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Internet sales threaten drug companies' supremacy

BMJ 2002; 324 doi: https://doi.org/10.1136/bmj.324.7344.998/a (Published 27 April 2002) Cite this as: BMJ 2002;324:998
  1. Annette Tuffs
  1. Heidelberg

    A row is brewing over the announcement by a German health insurance company that patients should buy their drugs over the internet to cut costs—a move that threatens to undermine the monopoly of the German pharmaceutical industry.

    The Bavarian health insurance company Bayerische Betriebskrankenkassen recently set up a contract with the Dutch internet pharmacy shop DocMorris and has advised its 1.8 million members to order cheaper drugs via the internet. This would enable them to fill prescriptions at lower cost than at a pharmacy and would also allow them to buy non-prescription drugs more cheaply.

    The Bavarian company's website tells members: “You can use DocMorris. Refundable drugs will be refunded by us, just like drugs from any other pharmacy.”

    The insurance company faces strong opposition from local pharmacies as well as state institutions. The Bavarian social ministry has issued an order from the State Insurance Agency trying to stop the company accepting bills from DocMorris.

    But on Monday the “round table” of the German Health Service, a body of health professionals and interest groups which advises the minister, came down in favour of internet trade of pharmaceutical drugs - against strong protests of the pharmacists who fear they will go out of business. Health minister Ulla Schmidt said that the health insurance companies should refund the costs of prescribed drugs, which are also for sale in Germany, as long as there was information provided on the application and side effects of the drug. The drugs must be delivered speedily to the home of the customers, said the Social Democrat politician.

    Drug safety and the nationwide closed network of basic pharmaceutical care are at risk if local pharmacists have to compete with internet shops, the opponents of DocMorris say. However, the Bavarian insurance group says that it has no doubts about the quality of the 2500 or so DocMorris products available for German customers—as well as the DocMorris medical counselling, available via a free hotline on the internet.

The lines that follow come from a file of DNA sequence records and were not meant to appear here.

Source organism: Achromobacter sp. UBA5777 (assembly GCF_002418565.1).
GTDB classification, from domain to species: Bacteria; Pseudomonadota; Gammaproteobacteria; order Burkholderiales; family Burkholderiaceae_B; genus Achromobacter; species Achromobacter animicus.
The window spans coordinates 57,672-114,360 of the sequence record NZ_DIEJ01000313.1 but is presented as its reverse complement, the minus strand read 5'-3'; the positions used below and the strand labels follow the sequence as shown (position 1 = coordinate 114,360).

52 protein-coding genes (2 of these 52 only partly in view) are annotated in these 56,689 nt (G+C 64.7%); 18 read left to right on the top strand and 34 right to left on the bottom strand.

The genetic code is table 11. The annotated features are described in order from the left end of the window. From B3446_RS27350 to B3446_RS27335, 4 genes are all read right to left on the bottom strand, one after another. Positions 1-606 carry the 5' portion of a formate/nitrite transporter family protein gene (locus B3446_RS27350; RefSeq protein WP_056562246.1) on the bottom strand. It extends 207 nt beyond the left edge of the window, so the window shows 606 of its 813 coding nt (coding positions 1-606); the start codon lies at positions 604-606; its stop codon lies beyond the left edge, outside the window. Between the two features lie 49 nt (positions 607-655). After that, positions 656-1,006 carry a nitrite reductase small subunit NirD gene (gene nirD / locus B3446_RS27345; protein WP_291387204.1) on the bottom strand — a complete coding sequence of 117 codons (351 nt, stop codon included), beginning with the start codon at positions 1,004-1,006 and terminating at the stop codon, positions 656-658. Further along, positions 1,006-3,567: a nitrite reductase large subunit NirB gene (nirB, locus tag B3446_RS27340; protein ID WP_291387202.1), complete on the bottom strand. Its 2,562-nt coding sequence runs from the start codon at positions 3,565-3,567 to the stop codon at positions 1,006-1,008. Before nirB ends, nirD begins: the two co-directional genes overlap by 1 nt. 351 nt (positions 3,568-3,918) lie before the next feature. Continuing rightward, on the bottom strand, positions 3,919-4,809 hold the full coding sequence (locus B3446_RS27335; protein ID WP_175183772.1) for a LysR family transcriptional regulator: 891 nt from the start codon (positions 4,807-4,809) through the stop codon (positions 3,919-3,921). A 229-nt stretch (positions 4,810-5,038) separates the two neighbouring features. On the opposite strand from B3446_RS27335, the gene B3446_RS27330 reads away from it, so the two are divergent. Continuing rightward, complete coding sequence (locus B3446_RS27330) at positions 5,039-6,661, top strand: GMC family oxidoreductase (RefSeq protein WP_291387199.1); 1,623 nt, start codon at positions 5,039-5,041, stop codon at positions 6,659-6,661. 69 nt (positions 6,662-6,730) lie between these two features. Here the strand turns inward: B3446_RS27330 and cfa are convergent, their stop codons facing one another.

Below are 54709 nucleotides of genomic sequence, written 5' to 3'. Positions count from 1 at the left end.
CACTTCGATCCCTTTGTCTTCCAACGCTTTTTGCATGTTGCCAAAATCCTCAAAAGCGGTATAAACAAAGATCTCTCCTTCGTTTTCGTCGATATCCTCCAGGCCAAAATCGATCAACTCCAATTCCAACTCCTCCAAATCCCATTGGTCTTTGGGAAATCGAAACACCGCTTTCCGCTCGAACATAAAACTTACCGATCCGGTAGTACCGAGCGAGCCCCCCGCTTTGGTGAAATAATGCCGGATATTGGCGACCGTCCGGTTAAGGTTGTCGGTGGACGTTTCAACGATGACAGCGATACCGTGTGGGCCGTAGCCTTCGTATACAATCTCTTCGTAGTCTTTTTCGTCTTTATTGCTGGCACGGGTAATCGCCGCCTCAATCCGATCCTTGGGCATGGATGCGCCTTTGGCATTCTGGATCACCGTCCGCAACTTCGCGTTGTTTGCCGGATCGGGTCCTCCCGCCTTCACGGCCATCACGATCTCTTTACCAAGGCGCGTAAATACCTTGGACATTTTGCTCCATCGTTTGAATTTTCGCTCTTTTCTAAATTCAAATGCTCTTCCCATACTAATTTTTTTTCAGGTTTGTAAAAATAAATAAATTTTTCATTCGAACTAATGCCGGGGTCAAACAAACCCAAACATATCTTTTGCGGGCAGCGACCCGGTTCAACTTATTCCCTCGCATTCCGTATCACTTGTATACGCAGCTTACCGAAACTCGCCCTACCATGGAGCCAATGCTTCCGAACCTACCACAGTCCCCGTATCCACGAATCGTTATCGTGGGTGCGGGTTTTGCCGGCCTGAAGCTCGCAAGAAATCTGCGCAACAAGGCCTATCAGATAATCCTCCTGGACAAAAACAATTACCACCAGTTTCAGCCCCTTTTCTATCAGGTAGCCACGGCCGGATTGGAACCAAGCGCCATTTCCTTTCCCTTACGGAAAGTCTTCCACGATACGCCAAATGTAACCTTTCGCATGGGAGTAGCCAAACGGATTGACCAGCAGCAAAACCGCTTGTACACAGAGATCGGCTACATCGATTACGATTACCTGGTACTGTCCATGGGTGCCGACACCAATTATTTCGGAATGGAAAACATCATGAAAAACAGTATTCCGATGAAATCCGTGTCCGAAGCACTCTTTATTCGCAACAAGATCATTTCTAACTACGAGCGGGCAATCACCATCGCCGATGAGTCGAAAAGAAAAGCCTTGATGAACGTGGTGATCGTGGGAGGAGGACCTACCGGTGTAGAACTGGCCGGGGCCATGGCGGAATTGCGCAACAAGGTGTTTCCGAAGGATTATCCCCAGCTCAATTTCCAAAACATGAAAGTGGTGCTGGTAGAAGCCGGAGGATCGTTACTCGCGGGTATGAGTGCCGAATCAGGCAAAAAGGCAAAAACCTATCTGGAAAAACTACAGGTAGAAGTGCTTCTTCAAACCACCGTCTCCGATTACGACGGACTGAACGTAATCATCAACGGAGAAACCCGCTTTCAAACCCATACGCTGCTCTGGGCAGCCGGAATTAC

The group says that customers appreciate the lower costs, which are about 20% below average for drugs on prescription. Doctors also profit from cheaper drugs because it reduces their drugs budget. Doctors with their own practices, GPs, and specialists have a budget for treatment and are punished if they exceed it. Therefore they also want cheaper drugs and recommend contracts with internet dealers like DocMorris.

    Gerhard Schulte, head of the Bayerische Betriebskrankenkassen, estimates that German health insurance companies could save about €409m (£251m; $363.4m) by buying drugs over the internet.

    However, the legal background is not yet clear. In the past two years the German Pharmacists Association has tried to stop DocMorris, which is said to have at least 20 000 customers in Germany, mainly for over the counter drugs.

    In November 2000 a court in Frankfurt ordered DocMorris to stop its deals with German customers because trading drugs by post is not allowed in Germany. The Dutch internet shop reacted by letting its customers pick up the drugs themselves or using special courier services. The matter has gone to the European Court for a ruling, and its decision is expected in 2003.

    Meanwhile the German federal health ministry is trying to take a position on this issue. On the one hand, given rising health costs, the admission of cheaper drug trading seems enticing. On the other, the German system of pharmaceutical care might be shattered by opening the doors to cost efficient competitors.

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